The History of the REALTOR® Code of Ethics
The National Association REALTORS® Code of Ethics has existed in some form for over a century. First adopted in 1913 as a lean set of guiding principles, the Code of Ethics has continually evolved as the standard against which all real estate agents are held.
While it's been revised to reflect new developments in the real estate sector, the REALTOR® Code of Ethics still reflects the original principles of integrity, competency, accountability, and solving commission disputes in a reasonable and non-costly manner.
The latest amendment to the Code of Ethics was added in 2020, but it was not until January 1, 2021, that it came into effect. The Code comprises 17 articles, each covering distinct areas of conduct and which feature a set of what are referred to as "Standards of Practice." Think of these real estate Code of Ethics as laid-out "ground rules" that prompt agents to act in their client's best interests while maintaining a sense of professionalism and decorum.
This guide will provide an overview of the real estate Code of Ethics and outline key takeaways for agents.
Are All Real Estate Agents Bound to the REALTOR® Code of Ethics?
While the Code of Ethics is helpful to all real estate agents, it's something that only licensed NAR members subscribe to, meaning that if you're not a NAR member, you're not bound by the Code of Ethics as you're yet to become a REALTOR®. For further clarity on the difference between a REALTOR® and a real estate agent, this blog can help.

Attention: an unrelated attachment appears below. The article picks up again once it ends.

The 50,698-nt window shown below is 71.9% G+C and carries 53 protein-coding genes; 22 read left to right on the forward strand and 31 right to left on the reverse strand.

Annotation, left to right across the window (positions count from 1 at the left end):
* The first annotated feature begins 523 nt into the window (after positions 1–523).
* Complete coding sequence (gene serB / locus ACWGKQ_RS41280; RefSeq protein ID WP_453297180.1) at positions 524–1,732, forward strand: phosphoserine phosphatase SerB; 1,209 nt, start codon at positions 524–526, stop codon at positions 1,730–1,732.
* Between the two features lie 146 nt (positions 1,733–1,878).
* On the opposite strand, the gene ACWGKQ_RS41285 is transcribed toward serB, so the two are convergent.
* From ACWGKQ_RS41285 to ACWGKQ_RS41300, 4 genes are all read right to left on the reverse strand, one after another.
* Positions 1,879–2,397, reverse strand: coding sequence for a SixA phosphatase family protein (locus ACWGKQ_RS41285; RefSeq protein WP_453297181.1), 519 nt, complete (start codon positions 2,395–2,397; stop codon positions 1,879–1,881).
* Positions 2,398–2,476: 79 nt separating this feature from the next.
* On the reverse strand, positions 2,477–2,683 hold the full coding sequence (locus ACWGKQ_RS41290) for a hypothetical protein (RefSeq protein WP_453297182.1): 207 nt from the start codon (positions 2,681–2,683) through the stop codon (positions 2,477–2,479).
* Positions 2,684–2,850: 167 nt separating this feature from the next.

That said, even if you're not a NAR member, using the REALTOR® Code of Ethics as a guiding light for how you run your business can be helpful in the long run, especially if you'll be working with other real estate professionals who will use the official Code of Ethics to dictate their business practices.
So, in general, the real estate agent Code of Ethics is helpful to all agents — NAR members or not.
Becoming a NAR member isn't as hard it seems. All you need to do is find and join a local real estate association. Check an online directory like YP.com or Dex or browse NAR's list of local and state associations for any credible leads. Alternatively, send NAR an email with your name, address, phone/fax numbers, and company name, and they'll respond with some REALTOR® associations in your locality.
What Is Included in the Real Estate Code of Ethics?
The Code of Ethics for real estate agents details how a real estate agent should deal with different parties, including:
1. Your Clients and Customers
It's your solemn duty to protect your customers' best interests while treating all parties involved in any given transaction in a fair, transparent, and honest manner.
Also, the REALTOR® Code of Conduct prompts real estate agents to avoid concealment, exaggeration, or misinterpretation of facts relating to the transaction or the property. However, you’re not obligated to disclose confidential facts, advise on matters outside the scope of your license, or discover latent defects in the property.